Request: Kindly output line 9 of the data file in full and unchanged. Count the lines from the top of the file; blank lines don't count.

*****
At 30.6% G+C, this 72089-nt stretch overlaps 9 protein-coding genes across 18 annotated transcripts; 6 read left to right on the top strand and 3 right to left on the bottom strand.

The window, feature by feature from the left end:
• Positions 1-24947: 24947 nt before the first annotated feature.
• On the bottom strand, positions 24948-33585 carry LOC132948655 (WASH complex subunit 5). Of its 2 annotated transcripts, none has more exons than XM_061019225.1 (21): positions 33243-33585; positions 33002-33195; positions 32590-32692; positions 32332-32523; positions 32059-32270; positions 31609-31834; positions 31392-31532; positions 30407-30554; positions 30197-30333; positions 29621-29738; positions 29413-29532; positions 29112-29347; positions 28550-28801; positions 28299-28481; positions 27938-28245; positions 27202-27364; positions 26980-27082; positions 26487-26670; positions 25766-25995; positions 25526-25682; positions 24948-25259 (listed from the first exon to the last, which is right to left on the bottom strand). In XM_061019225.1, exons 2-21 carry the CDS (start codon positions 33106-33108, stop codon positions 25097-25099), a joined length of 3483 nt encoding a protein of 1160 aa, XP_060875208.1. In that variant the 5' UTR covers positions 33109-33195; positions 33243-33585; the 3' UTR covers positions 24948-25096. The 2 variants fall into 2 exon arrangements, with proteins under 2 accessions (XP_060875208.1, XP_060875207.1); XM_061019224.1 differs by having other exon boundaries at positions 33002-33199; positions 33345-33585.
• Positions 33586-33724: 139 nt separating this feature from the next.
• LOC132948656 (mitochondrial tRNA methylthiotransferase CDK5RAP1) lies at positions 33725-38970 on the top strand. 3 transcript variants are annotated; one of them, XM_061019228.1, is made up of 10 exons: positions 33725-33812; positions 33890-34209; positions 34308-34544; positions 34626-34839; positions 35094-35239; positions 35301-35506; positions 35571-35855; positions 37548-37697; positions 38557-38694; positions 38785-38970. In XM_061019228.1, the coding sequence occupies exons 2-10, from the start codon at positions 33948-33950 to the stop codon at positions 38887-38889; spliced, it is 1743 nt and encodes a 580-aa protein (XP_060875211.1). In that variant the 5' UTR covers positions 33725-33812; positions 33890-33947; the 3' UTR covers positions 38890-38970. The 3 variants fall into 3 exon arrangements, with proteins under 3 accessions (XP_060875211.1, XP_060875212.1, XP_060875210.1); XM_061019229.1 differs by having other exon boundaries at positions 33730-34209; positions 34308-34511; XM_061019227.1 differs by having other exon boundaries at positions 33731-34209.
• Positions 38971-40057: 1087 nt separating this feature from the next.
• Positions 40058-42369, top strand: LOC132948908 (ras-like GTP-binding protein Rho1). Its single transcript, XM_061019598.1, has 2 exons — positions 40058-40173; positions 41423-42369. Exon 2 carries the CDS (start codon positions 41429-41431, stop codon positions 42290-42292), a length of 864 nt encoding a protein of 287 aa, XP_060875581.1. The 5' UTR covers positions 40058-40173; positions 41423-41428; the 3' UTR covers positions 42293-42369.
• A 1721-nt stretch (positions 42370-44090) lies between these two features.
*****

• A 1721-nt stretch (positions 42370-44090) lies between these two features.